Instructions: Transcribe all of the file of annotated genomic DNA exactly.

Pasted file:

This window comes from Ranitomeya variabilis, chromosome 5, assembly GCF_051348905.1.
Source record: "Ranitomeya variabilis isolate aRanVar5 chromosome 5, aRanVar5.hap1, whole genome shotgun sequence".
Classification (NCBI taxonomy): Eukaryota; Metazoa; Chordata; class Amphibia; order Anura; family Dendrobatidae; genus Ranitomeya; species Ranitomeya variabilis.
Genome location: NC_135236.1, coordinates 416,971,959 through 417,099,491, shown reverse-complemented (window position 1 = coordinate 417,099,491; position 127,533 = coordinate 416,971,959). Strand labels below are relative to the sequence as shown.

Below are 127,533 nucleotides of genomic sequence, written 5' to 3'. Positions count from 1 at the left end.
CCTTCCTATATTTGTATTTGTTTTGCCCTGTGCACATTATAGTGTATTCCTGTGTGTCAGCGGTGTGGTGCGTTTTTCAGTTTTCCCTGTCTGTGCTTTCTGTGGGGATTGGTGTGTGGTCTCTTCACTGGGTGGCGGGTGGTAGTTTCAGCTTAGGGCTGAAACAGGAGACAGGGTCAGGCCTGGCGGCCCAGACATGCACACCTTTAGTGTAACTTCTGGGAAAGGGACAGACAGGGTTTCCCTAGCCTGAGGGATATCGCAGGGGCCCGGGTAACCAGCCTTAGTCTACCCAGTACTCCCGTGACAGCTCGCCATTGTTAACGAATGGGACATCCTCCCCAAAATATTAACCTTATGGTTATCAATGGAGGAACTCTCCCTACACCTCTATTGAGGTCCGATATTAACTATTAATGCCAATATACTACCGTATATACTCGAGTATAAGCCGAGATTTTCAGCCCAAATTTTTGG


This window comes from Ranitomeya variabilis, chromosome 5, assembly GCF_051348905.1.
Source record: "Ranitomeya variabilis isolate aRanVar5 chromosome 5, aRanVar5.hap1, whole genome shotgun sequence".
Classification (NCBI taxonomy): Eukaryota; Metazoa; Chordata; class Amphibia; order Anura; family Dendrobatidae; genus Ranitomeya; species Ranitomeya variabilis.
Genome location: NC_135236.1, coordinates 416,971,959 through 417,099,491, shown reverse-complemented (window position 1 = coordinate 417,099,491; position 127,533 = coordinate 416,971,959). Strand labels below are relative to the sequence as shown.

Below are 127,533 nucleotides of genomic sequence, written 5' to 3'. Positions count from 1 at the left end.
CCTTCCTATATTTGTATTTGTTTTGCCCTGTGCACATTATAGTGTATTCCTGTGTGTCAGCGGTGTGGTGCGTTTTTCAGTTTTCCCTGTCTGTGCTTTCTGTGGGGATTGGTGTGTGGTCTCTTCACTGGGTGGCGGGTGGTAGTTTCAGCTTAGGGCTGAAACAGGAGACAGGGTCAGGCCTGGCGGCCCAGACATGCACACCTTTAGTGTAACTTCTGGGAAAGGGACAGACAGGGTTTCCCTAGCCTGAGGGATATCGCAGGGGCCCGGGTAACCAGCCTTAGTCTACCCAGTACTCCCGTGACAGCTCGCCATTGTTAACGAATGGGACATCCTCCCCAAAATATTAACCTTATGGTTATCAATGGAGGAACTCTCCCTACACCTCTATTGAGGTCCGATATTAACTATTAATGCCAATATACTACCGTATATACTCGAGTATAAGCCGAGATTTTCAGCCCAAATTTTTGG